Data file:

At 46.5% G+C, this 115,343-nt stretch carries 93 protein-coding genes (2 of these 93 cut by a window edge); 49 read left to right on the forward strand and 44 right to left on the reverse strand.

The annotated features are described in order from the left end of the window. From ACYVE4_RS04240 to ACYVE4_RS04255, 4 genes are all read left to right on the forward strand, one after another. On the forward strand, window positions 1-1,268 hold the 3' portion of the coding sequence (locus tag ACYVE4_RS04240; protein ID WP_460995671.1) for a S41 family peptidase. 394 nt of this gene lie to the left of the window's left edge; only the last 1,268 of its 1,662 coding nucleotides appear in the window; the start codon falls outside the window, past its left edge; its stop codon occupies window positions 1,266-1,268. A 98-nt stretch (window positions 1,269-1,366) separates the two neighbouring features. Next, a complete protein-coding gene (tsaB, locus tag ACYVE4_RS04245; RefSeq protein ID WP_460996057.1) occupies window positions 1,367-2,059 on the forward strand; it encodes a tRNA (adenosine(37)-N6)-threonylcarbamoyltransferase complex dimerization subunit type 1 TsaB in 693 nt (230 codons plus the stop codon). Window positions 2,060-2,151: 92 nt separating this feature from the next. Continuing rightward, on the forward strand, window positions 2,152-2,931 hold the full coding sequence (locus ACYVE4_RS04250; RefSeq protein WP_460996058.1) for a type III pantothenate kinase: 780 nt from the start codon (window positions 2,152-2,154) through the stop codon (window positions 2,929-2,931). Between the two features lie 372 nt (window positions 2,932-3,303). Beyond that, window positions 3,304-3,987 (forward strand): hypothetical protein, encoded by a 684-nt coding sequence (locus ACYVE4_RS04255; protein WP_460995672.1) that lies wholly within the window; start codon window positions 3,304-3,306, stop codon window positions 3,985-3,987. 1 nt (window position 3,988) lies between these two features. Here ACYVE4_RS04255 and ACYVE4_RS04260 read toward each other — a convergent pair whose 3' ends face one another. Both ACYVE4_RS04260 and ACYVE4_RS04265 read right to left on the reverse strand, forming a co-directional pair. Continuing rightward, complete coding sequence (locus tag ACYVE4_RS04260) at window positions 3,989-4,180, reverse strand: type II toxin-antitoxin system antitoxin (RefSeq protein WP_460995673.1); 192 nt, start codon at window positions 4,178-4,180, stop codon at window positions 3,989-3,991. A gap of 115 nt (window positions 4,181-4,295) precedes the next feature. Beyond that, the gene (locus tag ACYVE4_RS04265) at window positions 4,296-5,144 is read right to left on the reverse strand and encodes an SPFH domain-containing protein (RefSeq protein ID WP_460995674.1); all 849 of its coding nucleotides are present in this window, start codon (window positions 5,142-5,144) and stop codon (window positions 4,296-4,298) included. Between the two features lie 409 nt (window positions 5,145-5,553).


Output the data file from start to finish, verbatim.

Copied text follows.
At 46.5% G+C, this 115,343-nt stretch carries 93 protein-coding genes (2 of these 93 cut by a window edge); 49 read left to right on the forward strand and 44 right to left on the reverse strand.

The annotated features are described in order from the left end of the window. From ACYVE4_RS04240 to ACYVE4_RS04255, 4 genes are all read left to right on the forward strand, one after another. On the forward strand, window positions 1-1,268 hold the 3' portion of the coding sequence (locus tag ACYVE4_RS04240; protein ID WP_460995671.1) for a S41 family peptidase. 394 nt of this gene lie to the left of the window's left edge; only the last 1,268 of its 1,662 coding nucleotides appear in the window; the start codon falls outside the window, past its left edge; its stop codon occupies window positions 1,266-1,268. A 98-nt stretch (window positions 1,269-1,366) separates the two neighbouring features. Next, a complete protein-coding gene (tsaB, locus tag ACYVE4_RS04245; RefSeq protein ID WP_460996057.1) occupies window positions 1,367-2,059 on the forward strand; it encodes a tRNA (adenosine(37)-N6)-threonylcarbamoyltransferase complex dimerization subunit type 1 TsaB in 693 nt (230 codons plus the stop codon). Window positions 2,060-2,151: 92 nt separating this feature from the next. Continuing rightward, on the forward strand, window positions 2,152-2,931 hold the full coding sequence (locus ACYVE4_RS04250; RefSeq protein WP_460996058.1) for a type III pantothenate kinase: 780 nt from the start codon (window positions 2,152-2,154) through the stop codon (window positions 2,929-2,931). Between the two features lie 372 nt (window positions 2,932-3,303). Beyond that, window positions 3,304-3,987 (forward strand): hypothetical protein, encoded by a 684-nt coding sequence (locus ACYVE4_RS04255; protein WP_460995672.1) that lies wholly within the window; start codon window positions 3,304-3,306, stop codon window positions 3,985-3,987. 1 nt (window position 3,988) lies between these two features. Here ACYVE4_RS04255 and ACYVE4_RS04260 read toward each other — a convergent pair whose 3' ends face one another. Both ACYVE4_RS04260 and ACYVE4_RS04265 read right to left on the reverse strand, forming a co-directional pair. Continuing rightward, complete coding sequence (locus tag ACYVE4_RS04260) at window positions 3,989-4,180, reverse strand: type II toxin-antitoxin system antitoxin (RefSeq protein WP_460995673.1); 192 nt, start codon at window positions 4,178-4,180, stop codon at window positions 3,989-3,991. A gap of 115 nt (window positions 4,181-4,295) precedes the next feature. Beyond that, the gene (locus tag ACYVE4_RS04265) at window positions 4,296-5,144 is read right to left on the reverse strand and encodes an SPFH domain-containing protein (RefSeq protein ID WP_460995674.1); all 849 of its coding nucleotides are present in this window, start codon (window positions 5,142-5,144) and stop codon (window positions 4,296-4,298) included. Between the two features lie 409 nt (window positions 5,145-5,553).